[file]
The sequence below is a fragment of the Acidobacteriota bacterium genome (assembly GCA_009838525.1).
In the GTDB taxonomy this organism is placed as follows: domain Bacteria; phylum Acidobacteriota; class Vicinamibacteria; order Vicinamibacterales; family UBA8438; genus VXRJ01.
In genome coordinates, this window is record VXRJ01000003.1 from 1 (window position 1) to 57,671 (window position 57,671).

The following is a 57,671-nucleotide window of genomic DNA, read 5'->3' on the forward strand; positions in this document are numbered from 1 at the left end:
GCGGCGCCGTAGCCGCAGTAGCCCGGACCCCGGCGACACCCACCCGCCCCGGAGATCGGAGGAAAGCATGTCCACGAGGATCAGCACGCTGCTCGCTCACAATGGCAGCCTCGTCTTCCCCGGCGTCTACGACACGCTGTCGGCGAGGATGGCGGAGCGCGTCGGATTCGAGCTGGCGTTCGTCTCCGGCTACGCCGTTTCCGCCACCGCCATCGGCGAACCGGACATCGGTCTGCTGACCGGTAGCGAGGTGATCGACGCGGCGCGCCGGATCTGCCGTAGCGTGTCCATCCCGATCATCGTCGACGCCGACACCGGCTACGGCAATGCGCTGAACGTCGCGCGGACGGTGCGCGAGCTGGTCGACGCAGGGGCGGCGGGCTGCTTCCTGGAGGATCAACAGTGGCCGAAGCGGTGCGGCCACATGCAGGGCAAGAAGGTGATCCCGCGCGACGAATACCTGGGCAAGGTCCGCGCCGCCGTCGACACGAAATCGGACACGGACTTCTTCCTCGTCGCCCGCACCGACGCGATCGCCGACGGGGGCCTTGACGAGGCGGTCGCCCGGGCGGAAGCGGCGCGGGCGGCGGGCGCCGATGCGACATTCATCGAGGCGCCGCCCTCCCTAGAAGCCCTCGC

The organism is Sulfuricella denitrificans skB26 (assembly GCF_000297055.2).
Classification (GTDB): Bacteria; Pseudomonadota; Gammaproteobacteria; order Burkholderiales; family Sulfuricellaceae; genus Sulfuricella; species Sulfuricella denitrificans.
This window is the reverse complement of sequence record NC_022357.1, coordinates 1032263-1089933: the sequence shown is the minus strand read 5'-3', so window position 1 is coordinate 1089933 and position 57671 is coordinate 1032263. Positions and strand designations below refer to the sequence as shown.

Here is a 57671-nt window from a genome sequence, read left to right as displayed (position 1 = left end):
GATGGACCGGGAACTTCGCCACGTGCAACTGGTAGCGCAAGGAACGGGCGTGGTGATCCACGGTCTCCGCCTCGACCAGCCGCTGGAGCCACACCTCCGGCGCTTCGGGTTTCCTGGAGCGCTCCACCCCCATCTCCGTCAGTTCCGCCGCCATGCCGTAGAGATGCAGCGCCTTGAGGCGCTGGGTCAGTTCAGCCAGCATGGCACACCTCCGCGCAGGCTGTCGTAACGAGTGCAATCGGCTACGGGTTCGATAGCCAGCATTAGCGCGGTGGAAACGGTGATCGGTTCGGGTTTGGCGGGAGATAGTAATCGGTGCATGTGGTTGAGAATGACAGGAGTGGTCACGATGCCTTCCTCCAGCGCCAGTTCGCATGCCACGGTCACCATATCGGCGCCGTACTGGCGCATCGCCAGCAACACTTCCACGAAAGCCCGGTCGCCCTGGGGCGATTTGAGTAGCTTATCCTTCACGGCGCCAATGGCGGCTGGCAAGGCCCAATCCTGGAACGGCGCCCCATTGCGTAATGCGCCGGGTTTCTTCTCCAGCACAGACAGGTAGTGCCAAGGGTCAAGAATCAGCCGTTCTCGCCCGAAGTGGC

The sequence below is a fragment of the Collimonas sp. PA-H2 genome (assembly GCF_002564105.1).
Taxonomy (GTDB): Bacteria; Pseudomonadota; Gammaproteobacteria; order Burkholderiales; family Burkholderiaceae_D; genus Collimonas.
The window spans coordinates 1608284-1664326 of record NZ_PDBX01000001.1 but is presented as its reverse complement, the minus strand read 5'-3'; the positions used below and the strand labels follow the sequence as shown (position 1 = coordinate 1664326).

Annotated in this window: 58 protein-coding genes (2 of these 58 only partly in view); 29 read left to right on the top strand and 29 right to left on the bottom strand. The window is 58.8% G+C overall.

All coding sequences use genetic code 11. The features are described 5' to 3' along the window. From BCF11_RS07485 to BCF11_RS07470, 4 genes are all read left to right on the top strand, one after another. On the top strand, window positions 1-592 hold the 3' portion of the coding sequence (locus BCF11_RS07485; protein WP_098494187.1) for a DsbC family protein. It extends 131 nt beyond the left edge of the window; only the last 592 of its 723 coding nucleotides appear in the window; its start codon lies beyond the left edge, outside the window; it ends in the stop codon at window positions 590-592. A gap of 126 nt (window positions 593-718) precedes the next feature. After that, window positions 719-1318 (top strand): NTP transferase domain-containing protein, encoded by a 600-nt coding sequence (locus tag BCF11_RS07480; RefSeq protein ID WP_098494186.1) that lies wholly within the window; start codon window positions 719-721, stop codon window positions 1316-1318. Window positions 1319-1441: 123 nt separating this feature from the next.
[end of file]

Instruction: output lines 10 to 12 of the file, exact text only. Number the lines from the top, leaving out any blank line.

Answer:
GATGGACCGGGAACTTCGCCACGTGCAACTGGTAGCGCAAGGAACGGGCGTGGTGATCCACGGTCTCCGCCTCGACCAGCCGCTGGAGCCACACCTCCGGCGCTTCGGGTTTCCTGGAGCGCTCCACCCCCATCTCCGTCAGTTCCGCCGCCATGCCGTAGAGATGCAGCGCCTTGAGGCGCTGGGTCAGTTCAGCCAGCATGGCACACCTCCGCGCAGGCTGTCGTAACGAGTGCAATCGGCTACGGGTTCGATAGCCAGCATTAGCGCGGTGGAAACGGTGATCGGTTCGGGTTTGGCGGGAGATAGTAATCGGTGCATGTGGTTGAGAATGACAGGAGTGGTCACGATGCCTTCCTCCAGCGCCAGTTCGCATGCCACGGTCACCATATCGGCGCCGTACTGGCGCATCGCCAGCAACACTTCCACGAAAGCCCGGTCGCCCTGGGGCGATTTGAGTAGCTTATCCTTCACGGCGCCAATGGCGGCTGGCAAGGCCCAATCCTGGAACGGCGCCCCATTGCGTAATGCGCCGGGTTTCTTCTCCAGCACAGACAGGTAGTGCCAAGGGTCAAGAATCAGCCGTTCTCGCCCGAAGTGGC

The sequence below is a fragment of the Collimonas sp. PA-H2 genome (assembly GCF_002564105.1).
Taxonomy (GTDB): Bacteria; Pseudomonadota; Gammaproteobacteria; order Burkholderiales; family Burkholderiaceae_D; genus Collimonas.